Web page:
Lennox Mackenzie, sub-leader and former Chairman of the London Symphony Orchestra, awarded prestigious RPS/ABO Salomon Prize for orchestral musicians.
London Symphony Orchestra violinist Lennox Mackenzie has been awarded the RPS/ABO Salomon Prize for orchestral musicians for his “innate ability, love of music, generosity of spirit” and his “wisdom, strength of character, good judgement and diplomacy that has served the LSO well over so many years”. Mackenzie has been a member of the LSO since 1980, and within this 36-year period served as a Board Member, and as Chairman twice, from 1988-92 and then from 2004 until he handed over the reins in February 2016. He is the longest-serving Chairman in the LSO’s 112-year history.
The Salomon Prize was created by the Royal Philharmonic Society and Association of British Orchestras in 2011 to celebrate the orchestral players that make our orchestras great, and give public recognition for the enormous contribution orchestral musicians make both on, and off the concert platform. The £1000 award is named after Johann Peter Salomon, violinist and founding member of the Philharmonic Society in 1813. Each year, players in all orchestras across the UK are asked to nominate a colleague who has been ‘an inspiration to their fellow players, fostered greater spirit of teamwork and shown commitment and dedication above and beyond the call of duty’. Mackenzie received an unprecedented number of nominations from fellow musicians at the London Symphony Orchestra.
Lennox Mackenzie is the sixth recipient of the award*. The Salomon Prize trophy, an 1810 soft-ground etching of Salomon by William Daniell, was presented to him by Mark Pemberton, Director of the Association of British Orchestras, and Rosemary Johnson, Executive Director of the Royal Philharmonic Society, on stage at the LSO concert at the Barbican on Sunday 23 April.
In its citation, the RPS and ABO said: “The role of Chairman of the LSO is time-consuming and demanding. It is a tribute to Lennox’s innate ability, his love of music, and his generosity of spirit that he was able to undertake this role for such an extensive period while sustaining his quality of playing as a violinist at the front of the LSO.
Lennox has commanded the highest respect and authority with his colleagues in the orchestra, and with conductors and soloists. He is much respected and loved by the LSO’s wider family of supporters – sponsors, individual donors and Friends. He has wisdom, strength of character, good judgement and diplomacy that has served the LSO well over these many years.”
Kathryn McDowell, Managing Director of the London Symphony Orchestra, comments: “I am absolutely delighted that Lennox Mackenzie’s work has been recognised with the RPS/ABO Salomon Prize. Under Lennox's Chairmanship, the LSO has gone from strength to strength. This is a testament to the integrity, effectiveness, and wisdom that Lennox brought to the role, creating an atmosphere in which the highest possible artistic standards – which he exemplifies in his own playing - as well as the LSO’s pioneering spirit have been encouraged to thrive.”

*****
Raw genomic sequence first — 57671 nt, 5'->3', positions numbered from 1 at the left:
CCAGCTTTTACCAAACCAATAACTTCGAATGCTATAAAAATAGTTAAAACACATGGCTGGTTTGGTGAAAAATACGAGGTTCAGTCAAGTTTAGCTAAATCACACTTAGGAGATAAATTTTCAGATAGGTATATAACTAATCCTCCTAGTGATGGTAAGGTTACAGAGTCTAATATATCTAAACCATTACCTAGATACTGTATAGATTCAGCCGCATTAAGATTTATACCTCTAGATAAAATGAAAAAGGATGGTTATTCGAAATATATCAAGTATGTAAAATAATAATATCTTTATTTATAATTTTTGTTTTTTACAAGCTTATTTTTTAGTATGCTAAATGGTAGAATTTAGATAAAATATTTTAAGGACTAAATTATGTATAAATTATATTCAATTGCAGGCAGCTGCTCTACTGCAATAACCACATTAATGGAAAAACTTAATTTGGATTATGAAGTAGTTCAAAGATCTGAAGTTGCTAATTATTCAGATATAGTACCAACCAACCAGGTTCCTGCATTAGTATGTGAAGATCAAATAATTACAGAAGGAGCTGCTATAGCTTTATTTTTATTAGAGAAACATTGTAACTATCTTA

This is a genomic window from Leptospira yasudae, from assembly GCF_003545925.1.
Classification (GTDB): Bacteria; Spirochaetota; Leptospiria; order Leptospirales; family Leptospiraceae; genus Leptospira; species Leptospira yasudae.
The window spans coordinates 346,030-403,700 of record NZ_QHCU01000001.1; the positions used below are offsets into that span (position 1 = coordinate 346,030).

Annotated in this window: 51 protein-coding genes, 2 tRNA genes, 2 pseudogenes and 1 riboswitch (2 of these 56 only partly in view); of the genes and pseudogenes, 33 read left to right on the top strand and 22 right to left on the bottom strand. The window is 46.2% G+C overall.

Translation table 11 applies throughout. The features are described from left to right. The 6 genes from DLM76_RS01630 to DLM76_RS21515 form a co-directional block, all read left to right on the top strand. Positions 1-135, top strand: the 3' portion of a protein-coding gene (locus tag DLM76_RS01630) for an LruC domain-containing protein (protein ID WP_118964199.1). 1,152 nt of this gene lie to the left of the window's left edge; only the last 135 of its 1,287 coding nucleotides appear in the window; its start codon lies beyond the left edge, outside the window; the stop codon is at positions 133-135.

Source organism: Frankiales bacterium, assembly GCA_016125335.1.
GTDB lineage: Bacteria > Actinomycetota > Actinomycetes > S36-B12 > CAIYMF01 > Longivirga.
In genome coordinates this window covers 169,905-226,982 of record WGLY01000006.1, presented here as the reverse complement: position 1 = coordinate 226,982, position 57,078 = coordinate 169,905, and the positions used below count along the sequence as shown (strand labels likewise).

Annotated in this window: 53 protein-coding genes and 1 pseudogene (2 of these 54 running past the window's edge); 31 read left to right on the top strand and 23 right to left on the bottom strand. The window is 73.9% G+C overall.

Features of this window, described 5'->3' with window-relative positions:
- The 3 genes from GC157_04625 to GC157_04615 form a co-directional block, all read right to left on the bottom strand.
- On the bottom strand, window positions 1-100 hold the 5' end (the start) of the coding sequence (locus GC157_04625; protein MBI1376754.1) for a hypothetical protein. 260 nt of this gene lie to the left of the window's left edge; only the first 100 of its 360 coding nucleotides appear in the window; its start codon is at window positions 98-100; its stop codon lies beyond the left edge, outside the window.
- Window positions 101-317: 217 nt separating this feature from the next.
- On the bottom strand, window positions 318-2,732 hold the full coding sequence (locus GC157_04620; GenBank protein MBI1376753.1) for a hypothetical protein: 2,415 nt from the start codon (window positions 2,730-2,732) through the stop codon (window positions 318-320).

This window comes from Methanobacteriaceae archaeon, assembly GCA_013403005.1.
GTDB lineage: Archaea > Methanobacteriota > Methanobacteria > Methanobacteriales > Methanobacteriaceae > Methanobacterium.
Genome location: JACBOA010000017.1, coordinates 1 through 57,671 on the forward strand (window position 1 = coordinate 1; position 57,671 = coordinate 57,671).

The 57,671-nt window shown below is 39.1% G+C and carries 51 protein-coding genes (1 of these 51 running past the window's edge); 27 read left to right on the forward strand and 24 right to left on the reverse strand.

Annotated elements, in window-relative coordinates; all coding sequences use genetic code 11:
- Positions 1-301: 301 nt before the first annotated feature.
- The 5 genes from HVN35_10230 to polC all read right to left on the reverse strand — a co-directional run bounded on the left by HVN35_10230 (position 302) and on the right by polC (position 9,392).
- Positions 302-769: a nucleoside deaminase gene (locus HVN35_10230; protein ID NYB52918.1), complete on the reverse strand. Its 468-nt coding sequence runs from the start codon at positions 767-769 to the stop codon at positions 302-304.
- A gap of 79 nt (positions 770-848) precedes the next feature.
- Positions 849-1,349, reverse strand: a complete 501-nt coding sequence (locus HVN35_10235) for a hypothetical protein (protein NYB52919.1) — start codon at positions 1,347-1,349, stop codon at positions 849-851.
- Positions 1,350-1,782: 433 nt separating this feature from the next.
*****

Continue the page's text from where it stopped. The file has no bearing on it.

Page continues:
* As the sixth recipient of the RPS/ABO Salomon Prize, Lennox Mackenzie follows in the footsteps of outstanding musicians from Sinfonia Viva, Royal Scottish National Orchestra, City of Birmingham Symphony Orchestra, The Hallé and Royal Philharmonic Orchestra.
Notes: About Johann Peter Salomon
Johann Peter Salomon was born in Bonn and was the second son of Philipp Salomon, an oboist at the court in Bonn. His birth home was at Bonngasse 515, coincidentally the later birth home of Beethoven. At the age of thirteen, he became a violinist in the court orchestra and six years later became the concert master of the orchestra of Prince Heinrich of Prussia. He moved to London in the early 1780s, where he worked as a composer and played violin both as a celebrated soloist and in a string quartet. He made his first public appearance at Covent Garden on 23 March 1781 and became a central figure in London Orchestral life for over 30 years.
Salomon brought Joseph Haydn to London in 1791-92 and 1794-95, and together with Haydn led the first performances of many of the works that Haydn composed while in England. Haydn wrote his symphonies numbers 93 to 104 for these trips, which are sometimes known as the Salomon symphonies (they are more widely known as the London symphonies). Salomon is also said to have had a hand in providing Haydn with the original model for the text of The Creation.
He was one of the founder members of the Philharmonic Society and led the orchestra at its first concert on 8 March 1813. Salomon died in London in 1815, of injuries suffered when he was thrown from his horse. He is buried in the cloisters of Westminster Abbey.
The Salomon Prize is named in honour of this versatile and influential musician.
Photos: © Tristram Kenton
Top photo: Lennox Mackenzie on stage with Mark Pemberton (Director, Association of British Orchestras) and Rosemary Johnson (Executive Director, Royal Philharmonic Society)
Bottom photo: Kathryn McDowell (Managing Director, London Symphony Orchestra), Lennox Mackenzie, Rosemary Johnson, Mark Pemberton